When reviewing a film, I am always aware that I have the potential to make a new friend or enemy, depending on my final opinion of the movie. Thankfully, I have had no angry rants directed at me yet and have managed to meet a number of people who may not be actual friends, but who certainly were friendly and well worth meeting. When reviewing a film by a fellow movie enthusiast/critic such as Mark Cousins . . . . . . that potential seems amplified to extremes.
I like Mark Cousins. I have passed him on numerous occasions as he goes around Edinburgh and I have eavesdropped in on a number of his conversations during past film festivals. He’s a lovely guy and he’s genuinely passionate about cinema, a passion that always springs forth from every frame of anything he creates.
Unfortunately, he’s also (in his documentary work) prone to sweeping statements of hyperbole, a lot of pretentious babbling and the repetition of certain key phrases (I’m starting to suspect that he sees something done in a “documentary-style” in almost every movie that he watched).
These flaws were evident in the fantastic The Story Of Film: An Odyssey and they are even more evident here, perhaps due to the runtime being only 104 minutes as opposed to the length of a full series, as his previous cinematic exploration was.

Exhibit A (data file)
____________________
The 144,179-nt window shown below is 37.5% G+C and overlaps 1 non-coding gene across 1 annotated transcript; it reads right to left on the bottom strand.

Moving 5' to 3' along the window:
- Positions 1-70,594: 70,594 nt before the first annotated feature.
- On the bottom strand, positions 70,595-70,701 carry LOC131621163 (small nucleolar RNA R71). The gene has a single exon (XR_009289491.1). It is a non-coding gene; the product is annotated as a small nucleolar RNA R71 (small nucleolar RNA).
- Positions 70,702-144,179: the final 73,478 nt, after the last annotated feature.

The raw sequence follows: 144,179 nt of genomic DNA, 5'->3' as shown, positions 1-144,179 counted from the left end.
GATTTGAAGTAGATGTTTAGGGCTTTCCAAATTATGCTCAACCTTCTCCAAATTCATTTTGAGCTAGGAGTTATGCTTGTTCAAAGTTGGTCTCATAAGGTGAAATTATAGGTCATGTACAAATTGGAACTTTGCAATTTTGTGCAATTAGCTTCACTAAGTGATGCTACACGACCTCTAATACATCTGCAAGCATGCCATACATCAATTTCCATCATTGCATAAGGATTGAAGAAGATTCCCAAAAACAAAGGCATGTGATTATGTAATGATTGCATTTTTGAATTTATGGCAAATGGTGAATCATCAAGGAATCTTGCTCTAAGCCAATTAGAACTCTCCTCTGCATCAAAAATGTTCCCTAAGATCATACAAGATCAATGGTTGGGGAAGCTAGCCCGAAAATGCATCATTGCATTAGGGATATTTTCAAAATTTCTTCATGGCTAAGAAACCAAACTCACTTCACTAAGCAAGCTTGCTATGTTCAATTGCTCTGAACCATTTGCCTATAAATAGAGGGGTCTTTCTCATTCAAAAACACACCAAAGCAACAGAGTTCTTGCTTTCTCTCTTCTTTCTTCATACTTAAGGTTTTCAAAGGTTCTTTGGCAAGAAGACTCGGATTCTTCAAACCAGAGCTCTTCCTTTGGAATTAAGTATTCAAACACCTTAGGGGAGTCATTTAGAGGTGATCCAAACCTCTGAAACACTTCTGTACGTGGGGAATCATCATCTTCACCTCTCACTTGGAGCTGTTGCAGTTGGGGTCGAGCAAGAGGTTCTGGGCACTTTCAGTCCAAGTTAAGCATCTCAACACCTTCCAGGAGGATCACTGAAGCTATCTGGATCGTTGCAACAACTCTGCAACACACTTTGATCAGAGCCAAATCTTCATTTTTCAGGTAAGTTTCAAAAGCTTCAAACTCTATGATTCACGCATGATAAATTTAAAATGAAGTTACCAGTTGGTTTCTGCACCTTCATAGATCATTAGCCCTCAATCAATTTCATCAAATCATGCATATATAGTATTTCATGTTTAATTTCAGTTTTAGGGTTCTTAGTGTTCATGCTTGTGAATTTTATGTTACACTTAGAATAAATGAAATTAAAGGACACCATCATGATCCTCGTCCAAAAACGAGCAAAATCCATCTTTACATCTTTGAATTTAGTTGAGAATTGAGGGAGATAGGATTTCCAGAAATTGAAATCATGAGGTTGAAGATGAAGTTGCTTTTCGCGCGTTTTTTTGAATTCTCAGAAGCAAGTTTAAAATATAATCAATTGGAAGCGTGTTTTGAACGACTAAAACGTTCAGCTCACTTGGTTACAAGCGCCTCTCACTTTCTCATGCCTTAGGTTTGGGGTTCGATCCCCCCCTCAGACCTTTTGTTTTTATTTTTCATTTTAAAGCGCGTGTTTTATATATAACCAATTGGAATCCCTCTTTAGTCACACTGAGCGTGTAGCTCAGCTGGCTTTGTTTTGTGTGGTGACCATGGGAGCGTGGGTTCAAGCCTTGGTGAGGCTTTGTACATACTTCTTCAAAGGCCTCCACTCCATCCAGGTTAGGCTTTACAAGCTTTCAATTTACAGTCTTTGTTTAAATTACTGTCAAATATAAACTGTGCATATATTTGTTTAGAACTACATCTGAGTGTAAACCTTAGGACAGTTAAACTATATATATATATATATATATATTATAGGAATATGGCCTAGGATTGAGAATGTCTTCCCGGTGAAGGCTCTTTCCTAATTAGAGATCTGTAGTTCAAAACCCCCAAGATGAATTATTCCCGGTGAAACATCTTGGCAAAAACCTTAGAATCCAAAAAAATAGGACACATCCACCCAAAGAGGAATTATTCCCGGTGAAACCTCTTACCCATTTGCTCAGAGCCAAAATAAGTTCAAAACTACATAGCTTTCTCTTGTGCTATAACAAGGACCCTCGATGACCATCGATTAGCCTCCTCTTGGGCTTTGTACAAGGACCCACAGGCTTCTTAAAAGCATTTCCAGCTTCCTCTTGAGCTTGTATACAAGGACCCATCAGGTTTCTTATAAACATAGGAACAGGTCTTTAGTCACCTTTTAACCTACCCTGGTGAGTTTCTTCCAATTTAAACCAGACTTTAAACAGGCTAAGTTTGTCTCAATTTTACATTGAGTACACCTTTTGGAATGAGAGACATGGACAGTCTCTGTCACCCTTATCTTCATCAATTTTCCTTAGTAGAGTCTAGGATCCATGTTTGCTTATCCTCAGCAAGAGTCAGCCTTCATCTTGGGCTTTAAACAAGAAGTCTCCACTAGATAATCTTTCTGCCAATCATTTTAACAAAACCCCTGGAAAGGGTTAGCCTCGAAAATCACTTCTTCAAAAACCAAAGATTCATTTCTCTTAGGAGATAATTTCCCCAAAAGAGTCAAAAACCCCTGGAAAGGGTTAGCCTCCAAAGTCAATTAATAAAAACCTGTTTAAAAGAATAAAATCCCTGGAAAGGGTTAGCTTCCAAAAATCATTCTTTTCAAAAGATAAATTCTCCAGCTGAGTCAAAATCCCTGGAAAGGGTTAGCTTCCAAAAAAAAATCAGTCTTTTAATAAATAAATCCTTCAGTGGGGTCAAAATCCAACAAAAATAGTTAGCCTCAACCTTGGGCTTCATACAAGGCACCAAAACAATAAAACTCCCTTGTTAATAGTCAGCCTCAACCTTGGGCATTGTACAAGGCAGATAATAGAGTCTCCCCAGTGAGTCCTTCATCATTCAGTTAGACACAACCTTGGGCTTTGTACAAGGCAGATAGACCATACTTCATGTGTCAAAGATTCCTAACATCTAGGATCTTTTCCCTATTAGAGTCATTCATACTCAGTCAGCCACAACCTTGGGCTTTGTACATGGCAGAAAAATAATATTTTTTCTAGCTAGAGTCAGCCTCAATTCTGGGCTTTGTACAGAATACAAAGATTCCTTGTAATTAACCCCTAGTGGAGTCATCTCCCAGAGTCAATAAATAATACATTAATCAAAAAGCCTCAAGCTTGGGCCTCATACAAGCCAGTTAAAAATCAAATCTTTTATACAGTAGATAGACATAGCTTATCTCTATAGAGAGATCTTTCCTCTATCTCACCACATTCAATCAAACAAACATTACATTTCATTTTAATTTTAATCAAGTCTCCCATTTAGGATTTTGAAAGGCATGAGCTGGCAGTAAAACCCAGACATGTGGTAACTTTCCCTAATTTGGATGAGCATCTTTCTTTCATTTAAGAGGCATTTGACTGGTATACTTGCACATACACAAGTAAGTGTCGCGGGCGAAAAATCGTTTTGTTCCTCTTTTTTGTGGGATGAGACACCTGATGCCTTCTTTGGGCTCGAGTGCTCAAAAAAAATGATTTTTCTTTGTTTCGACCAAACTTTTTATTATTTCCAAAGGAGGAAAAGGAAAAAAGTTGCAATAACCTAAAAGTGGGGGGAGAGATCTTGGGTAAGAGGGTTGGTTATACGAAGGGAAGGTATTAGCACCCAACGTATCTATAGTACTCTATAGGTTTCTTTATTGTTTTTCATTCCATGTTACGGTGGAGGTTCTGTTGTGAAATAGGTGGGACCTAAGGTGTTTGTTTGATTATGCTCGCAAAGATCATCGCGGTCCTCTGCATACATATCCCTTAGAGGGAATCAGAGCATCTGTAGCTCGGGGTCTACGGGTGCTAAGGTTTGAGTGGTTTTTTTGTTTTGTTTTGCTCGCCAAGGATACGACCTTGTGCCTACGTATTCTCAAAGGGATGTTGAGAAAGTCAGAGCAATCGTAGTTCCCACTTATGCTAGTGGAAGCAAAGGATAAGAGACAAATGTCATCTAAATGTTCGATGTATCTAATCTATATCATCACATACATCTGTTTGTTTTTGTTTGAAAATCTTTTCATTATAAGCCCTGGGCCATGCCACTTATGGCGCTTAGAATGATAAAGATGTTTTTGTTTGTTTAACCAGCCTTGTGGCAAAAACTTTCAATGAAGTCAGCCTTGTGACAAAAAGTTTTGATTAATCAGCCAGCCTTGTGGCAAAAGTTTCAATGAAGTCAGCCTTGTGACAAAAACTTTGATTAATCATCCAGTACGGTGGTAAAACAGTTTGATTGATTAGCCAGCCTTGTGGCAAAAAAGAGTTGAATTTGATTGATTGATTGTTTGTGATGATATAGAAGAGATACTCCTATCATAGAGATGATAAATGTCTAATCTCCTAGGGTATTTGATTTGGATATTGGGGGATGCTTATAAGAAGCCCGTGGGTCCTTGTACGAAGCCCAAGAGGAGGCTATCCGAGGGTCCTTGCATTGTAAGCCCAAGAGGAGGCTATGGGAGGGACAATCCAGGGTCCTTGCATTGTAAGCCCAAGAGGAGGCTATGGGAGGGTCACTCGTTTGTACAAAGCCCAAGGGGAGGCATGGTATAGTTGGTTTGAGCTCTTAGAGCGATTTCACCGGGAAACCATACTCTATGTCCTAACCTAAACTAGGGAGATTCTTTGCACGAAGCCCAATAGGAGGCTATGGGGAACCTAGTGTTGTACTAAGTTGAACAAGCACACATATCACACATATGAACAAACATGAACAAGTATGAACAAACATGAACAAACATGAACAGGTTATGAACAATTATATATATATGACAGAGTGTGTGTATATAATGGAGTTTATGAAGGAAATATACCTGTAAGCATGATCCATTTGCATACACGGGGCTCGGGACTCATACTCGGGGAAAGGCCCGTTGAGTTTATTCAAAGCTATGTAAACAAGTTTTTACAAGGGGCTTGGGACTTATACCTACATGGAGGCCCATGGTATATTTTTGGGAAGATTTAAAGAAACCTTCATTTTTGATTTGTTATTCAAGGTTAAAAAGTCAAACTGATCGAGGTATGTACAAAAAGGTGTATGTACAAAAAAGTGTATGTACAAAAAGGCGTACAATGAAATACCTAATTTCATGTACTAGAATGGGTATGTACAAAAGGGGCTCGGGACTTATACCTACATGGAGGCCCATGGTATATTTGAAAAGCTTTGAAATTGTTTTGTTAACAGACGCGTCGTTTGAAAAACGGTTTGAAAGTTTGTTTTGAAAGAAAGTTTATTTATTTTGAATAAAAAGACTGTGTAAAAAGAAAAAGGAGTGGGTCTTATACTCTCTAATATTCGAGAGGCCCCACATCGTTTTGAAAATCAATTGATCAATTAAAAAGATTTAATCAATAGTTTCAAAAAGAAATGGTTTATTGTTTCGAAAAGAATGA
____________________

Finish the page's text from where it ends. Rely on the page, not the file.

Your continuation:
The springboard for discussion and exploration this time around is, of course, children. Cousins filmed his niece (Laura) and nephew (Ben) at play and then decided to use that footage to show the different facets of children used in film throughout the years, whether it’s the initial wariness, the ability to strop, the ability to perform, the destructive moments or a number of other different qualities.
The clips that Cousins uses to illustrate his points come from a variety of countries and time periods. They include, but are not limited to, The Night Of The Hunter, The Red Balloon, Children In The Wind, An Angel At My Table, Kes and The 400 Blows as well as many lesser-known, but equally worthy, choices.
If you liked The Story Of Film: An Odyssey then you will like this. I have to reiterate, despite the many things I dislike about his approach, Cousins has an undeniable love and enthusiasm for cinema that he tries to put across to everyone watching and listening. He’s a fine ambassador for the medium and a fine explorer of the rarer and almost-forgotten pieces of cinema that deserve rediscovery. I just have the barefaced cheek to not really like him as much when he’s being a critic.
WRITER/DIRECTOR: MARK COUSINS
STARS: LAURA MORETON, BEN MORETON
RUNTIME: 104 MINS APPROX